|By Romain Behar|
Putting aside that it's difficult to limit that which you can't see or count, Health Canada recently announced that rather than recommend limits and listings to added sugars on food labels, they are going to do so only for total sugars.
Their rationale has been explained to me and others as being in part reflective of the fact that as a percentage of Canadians' total sugar consumption (the other was a regulatory concern that they couldn't identify added vs. intrinsic sugar by way of testing), added sugars make up roughly half of those, and therefore with Health Canada's proposed 100g limit to total sugars, and using simulated diets, they expect 50g of those to be free or added. Working off a 2,000 calorie diet (which itself may not be all that wise, but is the convention everywhere), that reflects the WHO's 10% recommended daily added sugar limit. Of course that's only if you follow Canada's Food Guide. And given that soda, candy, and what were once known as "other" foods, aren't part of the Guide, suggesting a total sugar value will serve as a useful surrogate will fail the vast majority of the population given studies have suggested that 25% of the average Canadian's calories come from "other" foods.
Even if you put dietary reality aside for a moment, there's a big problem with the plan as more recent research calls Canadians' presumptive added sugar consumption into question. The research, spearheaded by PhD candidate Jodi Bernstein and working out of Dr. Mary L'Abbé's lab notes that prior guesstimates were based off data generated in part from the limited Canadian Nutrient File (CNF) - a database that according to Bernstein et al. lacks, "scheduled, systematic and comprehensive updating", and does not contain any brand specific data.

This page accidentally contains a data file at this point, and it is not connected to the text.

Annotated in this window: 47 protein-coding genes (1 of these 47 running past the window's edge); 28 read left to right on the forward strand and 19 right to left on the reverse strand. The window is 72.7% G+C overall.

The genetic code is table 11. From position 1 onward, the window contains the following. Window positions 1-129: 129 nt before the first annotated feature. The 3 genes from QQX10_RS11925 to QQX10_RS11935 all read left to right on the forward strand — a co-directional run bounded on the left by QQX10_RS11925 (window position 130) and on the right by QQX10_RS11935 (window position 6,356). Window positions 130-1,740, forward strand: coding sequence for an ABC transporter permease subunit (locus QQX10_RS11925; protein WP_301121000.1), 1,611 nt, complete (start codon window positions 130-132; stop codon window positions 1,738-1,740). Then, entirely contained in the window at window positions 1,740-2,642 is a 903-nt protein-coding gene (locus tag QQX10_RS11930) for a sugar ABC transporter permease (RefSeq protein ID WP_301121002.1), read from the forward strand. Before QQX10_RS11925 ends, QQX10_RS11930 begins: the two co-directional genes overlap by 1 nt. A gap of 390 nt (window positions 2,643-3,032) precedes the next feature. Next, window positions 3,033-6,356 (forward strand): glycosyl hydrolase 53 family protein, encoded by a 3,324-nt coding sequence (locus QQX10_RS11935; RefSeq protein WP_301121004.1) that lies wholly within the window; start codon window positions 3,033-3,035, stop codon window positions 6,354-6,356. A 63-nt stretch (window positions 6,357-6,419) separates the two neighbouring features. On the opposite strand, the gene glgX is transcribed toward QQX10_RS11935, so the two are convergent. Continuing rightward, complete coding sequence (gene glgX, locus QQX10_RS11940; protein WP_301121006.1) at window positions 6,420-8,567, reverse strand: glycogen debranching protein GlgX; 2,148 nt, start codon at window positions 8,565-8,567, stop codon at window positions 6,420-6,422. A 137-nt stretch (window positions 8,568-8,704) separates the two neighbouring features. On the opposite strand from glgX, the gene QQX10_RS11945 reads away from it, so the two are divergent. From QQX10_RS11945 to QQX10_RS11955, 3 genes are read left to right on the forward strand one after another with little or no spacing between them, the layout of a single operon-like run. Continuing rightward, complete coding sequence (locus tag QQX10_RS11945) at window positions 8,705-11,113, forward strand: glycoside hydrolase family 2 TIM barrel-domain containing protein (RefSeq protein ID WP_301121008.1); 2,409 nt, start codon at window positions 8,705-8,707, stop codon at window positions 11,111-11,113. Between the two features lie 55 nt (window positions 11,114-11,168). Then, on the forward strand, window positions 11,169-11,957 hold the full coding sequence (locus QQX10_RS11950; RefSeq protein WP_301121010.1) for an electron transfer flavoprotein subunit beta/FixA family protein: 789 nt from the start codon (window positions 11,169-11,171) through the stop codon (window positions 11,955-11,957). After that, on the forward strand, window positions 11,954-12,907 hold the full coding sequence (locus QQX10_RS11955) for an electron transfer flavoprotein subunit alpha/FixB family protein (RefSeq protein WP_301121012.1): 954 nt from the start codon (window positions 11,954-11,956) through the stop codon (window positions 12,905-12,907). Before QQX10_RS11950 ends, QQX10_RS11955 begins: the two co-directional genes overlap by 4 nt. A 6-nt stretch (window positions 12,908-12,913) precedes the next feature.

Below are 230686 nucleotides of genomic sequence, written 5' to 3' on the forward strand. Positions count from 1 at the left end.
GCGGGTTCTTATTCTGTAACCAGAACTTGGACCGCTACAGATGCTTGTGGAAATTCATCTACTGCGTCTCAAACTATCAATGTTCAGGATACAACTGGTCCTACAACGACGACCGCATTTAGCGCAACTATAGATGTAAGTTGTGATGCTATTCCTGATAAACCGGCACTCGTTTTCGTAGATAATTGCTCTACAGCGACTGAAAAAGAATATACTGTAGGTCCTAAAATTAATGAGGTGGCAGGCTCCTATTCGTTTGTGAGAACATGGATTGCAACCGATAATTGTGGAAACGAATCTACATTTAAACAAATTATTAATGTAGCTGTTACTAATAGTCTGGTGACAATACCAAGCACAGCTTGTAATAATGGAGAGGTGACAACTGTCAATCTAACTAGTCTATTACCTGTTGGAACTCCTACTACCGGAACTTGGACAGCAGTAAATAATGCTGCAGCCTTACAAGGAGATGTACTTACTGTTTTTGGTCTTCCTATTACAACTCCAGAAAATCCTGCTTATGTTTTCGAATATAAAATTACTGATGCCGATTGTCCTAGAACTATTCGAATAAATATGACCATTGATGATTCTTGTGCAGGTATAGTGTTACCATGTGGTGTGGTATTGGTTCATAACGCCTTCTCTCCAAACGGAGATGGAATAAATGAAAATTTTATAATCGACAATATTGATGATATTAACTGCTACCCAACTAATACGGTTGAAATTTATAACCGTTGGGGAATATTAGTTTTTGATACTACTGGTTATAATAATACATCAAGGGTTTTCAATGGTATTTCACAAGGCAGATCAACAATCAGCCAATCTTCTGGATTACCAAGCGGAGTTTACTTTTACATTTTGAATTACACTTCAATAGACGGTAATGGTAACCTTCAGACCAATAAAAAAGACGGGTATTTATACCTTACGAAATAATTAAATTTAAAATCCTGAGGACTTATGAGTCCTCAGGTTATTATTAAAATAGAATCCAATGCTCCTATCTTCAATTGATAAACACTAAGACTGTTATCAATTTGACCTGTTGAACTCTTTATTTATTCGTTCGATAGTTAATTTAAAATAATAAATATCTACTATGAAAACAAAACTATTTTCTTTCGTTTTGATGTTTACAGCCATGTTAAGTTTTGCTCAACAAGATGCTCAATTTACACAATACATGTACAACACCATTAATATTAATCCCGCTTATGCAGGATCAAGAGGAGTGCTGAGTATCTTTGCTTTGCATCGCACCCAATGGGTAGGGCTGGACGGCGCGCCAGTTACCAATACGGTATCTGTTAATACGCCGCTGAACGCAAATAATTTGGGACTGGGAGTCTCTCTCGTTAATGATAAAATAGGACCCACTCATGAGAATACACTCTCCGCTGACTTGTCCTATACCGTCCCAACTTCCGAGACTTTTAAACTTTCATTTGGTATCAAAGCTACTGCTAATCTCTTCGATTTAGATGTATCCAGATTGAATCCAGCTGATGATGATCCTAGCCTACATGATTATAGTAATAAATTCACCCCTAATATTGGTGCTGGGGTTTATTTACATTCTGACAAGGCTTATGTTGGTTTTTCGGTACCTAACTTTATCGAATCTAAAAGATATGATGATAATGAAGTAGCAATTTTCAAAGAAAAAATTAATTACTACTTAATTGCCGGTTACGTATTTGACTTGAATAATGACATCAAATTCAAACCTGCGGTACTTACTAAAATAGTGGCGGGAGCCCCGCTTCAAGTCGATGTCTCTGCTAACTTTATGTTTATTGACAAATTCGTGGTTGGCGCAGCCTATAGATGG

In the CNF's stead, Bernstein et al created their own database, the Food Label Information Program (FLIP) database, which they update every 3 years. The data was collected by way of boots on the ground in Toronto, Ottawa, and Calgary grocery stores representing 75% of the market share. There, researchers used a smartphone to scan and categorize every single item with a Nutrition Facts table (NFt). Next, an algorithm was utilized to calculate the products' free and added sugars.
Among their FLIP derived conclusions is that rather than the 50% derived from the CNF, 62% of consumed sugar in Canada is from free and added sources.
In turn that means that Health Canada's arguments in support of their much criticized plan to list simply total sugar on future NFts, are weak, and may underestimate added sugar consumption, and that if you consume 100g of total sugar, you'll be exceeding the WHO's recommended daily added sugar maximum by 24%.
It also means that The Coca-Cola Company may now be supporting stricter added sugar limits than Health Canada.
[I should note though, both the 50% and the 62% are best guess estimates. In turn I'd say that speaks to why we'd be far better off with an added rather than total sugar listing on our NFts.]